A heart attack may strike anyone. Whether you are a man or woman, you may have warning signs of a heart attack or it can come out of nowhere. Knowing what symptoms to look for can be life saving, especially if you have risk for heart disease or you have known heart disease. It is important to know that these symptoms can be different if you are a man or a woman.
Here are the most common symptoms of a heart attack.
Chest Pain or Discomfort
While chest pain is the usual symptom of a heart attack, one-third of patients who have heart attacks have no chest pain. People without chest pain are more frequently diabetics and women.
Chest pain can be described as heaviness, tightness, pressure, aching, burning, numbness, fullness, or a squeezing feeling in the center of your chest lasting more than a few minutes. This sensation may then spread to your back, neck or jaw.
Men and women may feel the discomfort in a different way. While men may typically feel the pain on the left side, women may feel the discomfort anywhere in the chest.
Arm, Neck or Jaw Pain
Chest pain that radiates to your arm, neck, or jaw is worrisome. The pain may come and go before becoming intense or it may strike suddenly too.
Stomach Pain or Nausea
Some people experience stomach pain or nausea before and during a heart attack. Many times people think it is a stomach or a digestive problem, instead of a cardiovascular problem. Besides stomach pain and nausea, other digestive symptoms including heartburn, indigestion, a feeling of fullness in the stomach, and lower abdominal pain.
Lack of circulation to the gut during a heart attack can cause ongoing nausea, vomiting, or indigestion.
Shortness of Breath
Shortness of breath with exertion is a warning sign of cardiovascular disease and can precede a heart attack. If shortness of breath occurs without exertion, it is more worrisome, especially if you have known heart disease.
Excessive sweating is a common symptom that accompanies a heart attack. Typically, heart attack symptoms are from over-activation of the “fight or flight” part of your nervous system. Excessive sweating is a reflection of this neuro-hormonal imbalance.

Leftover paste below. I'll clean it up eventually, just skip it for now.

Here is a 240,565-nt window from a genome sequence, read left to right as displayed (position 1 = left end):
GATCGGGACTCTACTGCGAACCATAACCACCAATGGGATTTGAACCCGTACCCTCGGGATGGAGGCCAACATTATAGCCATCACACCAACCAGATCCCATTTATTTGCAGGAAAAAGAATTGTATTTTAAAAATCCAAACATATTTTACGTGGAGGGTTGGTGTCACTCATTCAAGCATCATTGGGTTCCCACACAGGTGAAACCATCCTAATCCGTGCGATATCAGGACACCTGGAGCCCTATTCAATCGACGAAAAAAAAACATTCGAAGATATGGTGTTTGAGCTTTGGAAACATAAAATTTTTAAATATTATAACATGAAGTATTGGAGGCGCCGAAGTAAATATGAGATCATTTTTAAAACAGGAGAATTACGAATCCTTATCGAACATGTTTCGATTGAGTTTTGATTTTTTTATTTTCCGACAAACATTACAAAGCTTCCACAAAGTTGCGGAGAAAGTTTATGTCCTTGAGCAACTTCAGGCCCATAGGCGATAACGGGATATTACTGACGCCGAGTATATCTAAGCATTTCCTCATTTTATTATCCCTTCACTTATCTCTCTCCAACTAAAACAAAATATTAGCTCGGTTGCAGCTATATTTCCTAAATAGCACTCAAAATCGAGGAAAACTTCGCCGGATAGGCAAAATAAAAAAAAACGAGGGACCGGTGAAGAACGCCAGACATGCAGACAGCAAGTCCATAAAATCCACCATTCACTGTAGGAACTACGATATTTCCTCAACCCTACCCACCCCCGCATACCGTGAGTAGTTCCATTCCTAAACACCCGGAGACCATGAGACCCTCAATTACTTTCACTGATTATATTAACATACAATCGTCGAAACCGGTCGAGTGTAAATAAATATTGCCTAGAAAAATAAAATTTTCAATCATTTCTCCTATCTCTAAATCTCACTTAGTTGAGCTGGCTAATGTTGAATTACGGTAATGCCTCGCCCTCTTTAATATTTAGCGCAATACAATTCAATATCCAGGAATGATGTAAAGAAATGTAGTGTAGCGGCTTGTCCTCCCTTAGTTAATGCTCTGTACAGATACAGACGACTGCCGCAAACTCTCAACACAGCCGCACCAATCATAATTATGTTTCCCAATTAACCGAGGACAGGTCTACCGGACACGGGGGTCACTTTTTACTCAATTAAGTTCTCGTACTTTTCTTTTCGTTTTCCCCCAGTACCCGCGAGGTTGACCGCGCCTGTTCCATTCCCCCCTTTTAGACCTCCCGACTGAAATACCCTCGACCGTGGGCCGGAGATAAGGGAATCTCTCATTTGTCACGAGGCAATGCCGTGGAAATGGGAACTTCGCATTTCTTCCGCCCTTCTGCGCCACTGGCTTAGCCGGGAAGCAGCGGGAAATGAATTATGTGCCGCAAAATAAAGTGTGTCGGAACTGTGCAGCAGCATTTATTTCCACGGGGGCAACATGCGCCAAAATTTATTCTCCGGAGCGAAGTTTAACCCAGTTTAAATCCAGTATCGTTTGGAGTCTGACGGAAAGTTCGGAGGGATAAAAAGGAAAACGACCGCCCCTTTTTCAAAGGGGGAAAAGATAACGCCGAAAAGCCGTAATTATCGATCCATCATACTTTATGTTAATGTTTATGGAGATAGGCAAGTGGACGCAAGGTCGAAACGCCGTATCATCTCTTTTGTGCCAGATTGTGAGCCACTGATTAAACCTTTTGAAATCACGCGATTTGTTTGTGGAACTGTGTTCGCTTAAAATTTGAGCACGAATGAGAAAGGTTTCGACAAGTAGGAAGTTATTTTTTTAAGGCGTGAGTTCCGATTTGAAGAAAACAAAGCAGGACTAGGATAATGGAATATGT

Interestingly this heart attack symptom was THE symptom that made people seek treatment early, especially among younger people with heart attacks. It was a RED flag that made people suspect their symptoms were serious and many went to the hospital within 3 hours of their first symptoms.
Lightheadedness or Dizziness
People with heart attacks often feel light headed, dizzy, or may even faint. Fainting is worrisome of right coronary artery blockage or a fatal heart rhythm called ventricular fibrillation.
The fatigue that accompanies a heart attack is typically debilitating. However, fatigue of any degree is nearly universal with a heart attack.
Often, a person having a heart attack will have troubles speaking. Many times, you can’t understand them because their speech is slurred. In fact, they may be unable to utter a simple sentence.
People who are having a heart attack may also experience (a) an increased or irregular heart rate (b) paleness or palor (c) a feeling of impending doom (d) face drooping or (e) numbness in their face or upper body.
Knowing these signs of heart attack can help save your life. If you suspect you or someone you know are having signs of a heart attack, you should immediately call 911 or other emergency medical services for help.
However, there are many things you can do to prevent a heart attack as Steven Masley discusses in The 30 Day Heart Tune Up.
This post is meant to be purely educational and is NOT medical advice.